Bach Day – 2: St John Passion

St John Passion, BWV245

Evangelist – Mark Padmore
Christus – Peter Harvey
Katherine Fuge (soprano), Robin Blaze (countertenor), Nicholas Mulroy & Jeremy Budd (tenors) and Matthew Brook (bass)

The Monteverdi Choir

The English Baroque Soloists
Sir John Eliot Gardiner

Reviewed by: Graham Rogers

Reviewed: 24 August, 2008
Venue: Royal Albert Hall, London

Sir John Eliot GardinerThe main event of “Bach Day” was this performance of the “St John Passion”. John Eliot Gardiner’s idiosyncratic direction did not always best serve the score; but this is one of those rare works with a greatness that transcends the minutiae of individual interpretation, and the heartfelt performance was ultimately deeply moving.

The orchestral contribution of The English Baroque Soloists was outstanding: the incisive, well-articulated crispness of the dramatically churning introduction epitomised the playing throughout. Gardiner allowed his orchestral musicians far more natural expression than The Monteverdi Choir, which – despite its excellently clean ensemble and glorious sound – had almost all spontaneity and individualism precision-drilled out of it.

Gardiner’s indulgent approach was felt most detrimentally in the chorales, which were fussy and precious: tempos were pulled around (they were often far too slow), Bach’s punctuation and phrasing was frequently ignored, and the Choir’s (immaculate) consonants excessively laboured to point specific words unnaturally. Occasionally, in some of the ‘crowd scenes’, the Choir managed to shine: the fugal “Wäre dieser nicht ein Übeltäter” was intense and exhilarating, astonishingly clipped phrases injected with furious energy.

Mark PadmoreMark Padmore was on superb form as the Evangelist: a strong, confident reading which fully communicated the text without (often) resorting to undue theatricality. In radiant voice, he sailed almost effortlessly through the demands of the role. Peter Harvey’s Christus conveyed dignity and gravitas, and Nicholas Mulroy gave a spellbinding performance of ‘Erwäge’ – gentle and intimate, with none of the overt rage often poured into this aria. He held the audience in rapt, intense silence.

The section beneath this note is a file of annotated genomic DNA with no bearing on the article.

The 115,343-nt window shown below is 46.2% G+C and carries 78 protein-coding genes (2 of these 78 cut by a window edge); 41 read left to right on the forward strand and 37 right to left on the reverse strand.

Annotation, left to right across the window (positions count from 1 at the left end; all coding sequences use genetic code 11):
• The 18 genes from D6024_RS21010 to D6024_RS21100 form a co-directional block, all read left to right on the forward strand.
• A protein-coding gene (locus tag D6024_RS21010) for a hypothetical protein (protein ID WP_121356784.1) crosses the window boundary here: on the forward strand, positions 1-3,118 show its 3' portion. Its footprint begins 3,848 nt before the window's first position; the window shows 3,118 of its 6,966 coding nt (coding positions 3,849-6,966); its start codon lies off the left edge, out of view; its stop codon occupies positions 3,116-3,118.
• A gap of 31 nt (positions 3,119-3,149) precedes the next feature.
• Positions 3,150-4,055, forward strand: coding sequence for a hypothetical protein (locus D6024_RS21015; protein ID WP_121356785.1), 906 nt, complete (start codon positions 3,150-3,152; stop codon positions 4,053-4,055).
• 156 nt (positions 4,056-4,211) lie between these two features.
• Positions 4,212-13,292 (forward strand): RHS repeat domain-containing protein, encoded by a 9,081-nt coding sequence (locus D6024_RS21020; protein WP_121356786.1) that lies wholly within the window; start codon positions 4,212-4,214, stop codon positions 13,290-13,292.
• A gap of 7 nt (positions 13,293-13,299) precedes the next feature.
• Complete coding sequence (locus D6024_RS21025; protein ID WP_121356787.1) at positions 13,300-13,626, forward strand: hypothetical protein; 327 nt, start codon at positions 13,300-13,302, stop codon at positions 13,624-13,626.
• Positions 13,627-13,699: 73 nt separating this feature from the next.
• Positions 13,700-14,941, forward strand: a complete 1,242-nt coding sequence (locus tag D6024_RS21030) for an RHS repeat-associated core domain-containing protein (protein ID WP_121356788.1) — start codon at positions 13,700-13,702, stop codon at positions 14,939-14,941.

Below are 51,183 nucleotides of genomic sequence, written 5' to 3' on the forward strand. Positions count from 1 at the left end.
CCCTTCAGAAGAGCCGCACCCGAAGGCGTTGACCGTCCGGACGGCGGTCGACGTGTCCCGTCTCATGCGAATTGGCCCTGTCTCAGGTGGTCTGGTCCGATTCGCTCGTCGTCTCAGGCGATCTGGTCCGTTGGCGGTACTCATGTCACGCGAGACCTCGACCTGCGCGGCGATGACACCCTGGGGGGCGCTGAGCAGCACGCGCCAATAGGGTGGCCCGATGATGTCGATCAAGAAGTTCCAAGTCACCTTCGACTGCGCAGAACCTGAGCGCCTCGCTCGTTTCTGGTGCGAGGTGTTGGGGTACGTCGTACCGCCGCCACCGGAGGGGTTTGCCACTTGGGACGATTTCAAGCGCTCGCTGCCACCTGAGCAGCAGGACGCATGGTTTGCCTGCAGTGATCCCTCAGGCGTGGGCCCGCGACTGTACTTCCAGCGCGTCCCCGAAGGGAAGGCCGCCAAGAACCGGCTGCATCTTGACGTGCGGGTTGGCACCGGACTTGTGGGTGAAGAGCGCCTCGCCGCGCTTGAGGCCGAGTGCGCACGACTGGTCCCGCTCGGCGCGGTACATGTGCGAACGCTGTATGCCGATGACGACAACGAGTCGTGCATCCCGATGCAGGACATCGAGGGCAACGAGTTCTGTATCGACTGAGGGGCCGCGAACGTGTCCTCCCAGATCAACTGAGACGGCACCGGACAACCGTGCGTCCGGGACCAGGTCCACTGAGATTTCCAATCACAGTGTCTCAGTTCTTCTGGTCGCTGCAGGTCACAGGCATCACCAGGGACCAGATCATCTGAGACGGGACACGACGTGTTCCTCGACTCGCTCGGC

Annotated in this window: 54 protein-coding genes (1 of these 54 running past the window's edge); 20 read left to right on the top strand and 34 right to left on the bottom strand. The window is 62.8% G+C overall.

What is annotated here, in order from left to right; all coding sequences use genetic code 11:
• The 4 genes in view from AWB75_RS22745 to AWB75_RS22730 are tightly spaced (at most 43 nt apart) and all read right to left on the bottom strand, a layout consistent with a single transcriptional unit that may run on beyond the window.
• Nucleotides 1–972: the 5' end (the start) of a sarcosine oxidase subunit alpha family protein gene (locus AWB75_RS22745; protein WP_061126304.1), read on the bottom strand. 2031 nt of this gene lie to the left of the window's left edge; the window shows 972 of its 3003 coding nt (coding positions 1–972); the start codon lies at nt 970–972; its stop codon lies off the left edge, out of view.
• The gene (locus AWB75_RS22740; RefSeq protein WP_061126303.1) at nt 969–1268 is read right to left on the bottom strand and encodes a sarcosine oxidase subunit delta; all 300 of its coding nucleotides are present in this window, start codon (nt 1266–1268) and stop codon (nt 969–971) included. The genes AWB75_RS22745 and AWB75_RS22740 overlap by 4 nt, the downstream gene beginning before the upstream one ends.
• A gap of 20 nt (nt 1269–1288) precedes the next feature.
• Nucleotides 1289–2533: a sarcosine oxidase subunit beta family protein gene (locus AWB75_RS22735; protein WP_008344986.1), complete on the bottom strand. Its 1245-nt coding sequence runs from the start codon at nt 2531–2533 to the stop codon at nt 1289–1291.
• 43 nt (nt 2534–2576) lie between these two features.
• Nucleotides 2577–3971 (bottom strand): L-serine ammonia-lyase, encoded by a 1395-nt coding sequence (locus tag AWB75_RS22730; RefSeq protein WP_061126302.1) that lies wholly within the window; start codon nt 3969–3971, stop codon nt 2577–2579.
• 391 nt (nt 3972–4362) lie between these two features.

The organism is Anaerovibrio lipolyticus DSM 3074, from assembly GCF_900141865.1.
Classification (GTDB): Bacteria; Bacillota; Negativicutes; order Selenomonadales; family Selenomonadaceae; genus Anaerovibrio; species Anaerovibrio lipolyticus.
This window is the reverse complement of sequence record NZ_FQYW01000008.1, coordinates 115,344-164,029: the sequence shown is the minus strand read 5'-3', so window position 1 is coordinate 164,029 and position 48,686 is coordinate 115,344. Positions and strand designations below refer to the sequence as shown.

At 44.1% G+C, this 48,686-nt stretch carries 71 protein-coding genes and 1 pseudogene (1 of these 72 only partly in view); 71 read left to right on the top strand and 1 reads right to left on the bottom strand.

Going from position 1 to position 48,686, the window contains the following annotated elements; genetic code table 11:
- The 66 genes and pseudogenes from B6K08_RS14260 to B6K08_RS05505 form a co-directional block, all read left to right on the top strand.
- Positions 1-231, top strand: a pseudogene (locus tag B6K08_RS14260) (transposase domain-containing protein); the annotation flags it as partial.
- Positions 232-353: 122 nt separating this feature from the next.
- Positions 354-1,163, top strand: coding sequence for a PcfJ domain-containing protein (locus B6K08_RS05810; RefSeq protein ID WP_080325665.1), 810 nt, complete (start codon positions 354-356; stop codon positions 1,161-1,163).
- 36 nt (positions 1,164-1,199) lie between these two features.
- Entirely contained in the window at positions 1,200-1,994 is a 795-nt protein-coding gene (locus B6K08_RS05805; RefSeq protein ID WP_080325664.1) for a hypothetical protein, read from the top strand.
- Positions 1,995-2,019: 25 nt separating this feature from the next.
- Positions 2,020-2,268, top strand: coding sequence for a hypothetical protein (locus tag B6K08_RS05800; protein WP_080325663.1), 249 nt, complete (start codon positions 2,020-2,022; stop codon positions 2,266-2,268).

Other soloists were less impressive. Matthew Brook had neither a smooth tone nor sufficient power in his lower register to be heard in the cavernous Royal Albert Hall (in which audibility was generally a problem with such small forces). Soprano Katherine Fuge faltered in ‘Ich folge dir gleichfalls’; her voice had more bloom in ‘Zerfliesse, mein Herze’ although she struggled to sustain Gardiner’s slow tempo. Robin Blaze was disappointingly underwhelming.

Gardiner’s speeds got slower as the work progressed – often too slow for comfort, though always maintaining a strong pulse. The final chorus, ‘Ruht wohl’ seemed very slow indeed, but it was well pointed and sung with great conviction.

The near-silence of the capacity audience throughout the performance (there was no interval) was tribute to the intensity of Gardiner’s reading, the integrity of which spoke through despite his propensity to over-egg, and – above all – the supreme mastery of Bach himself.

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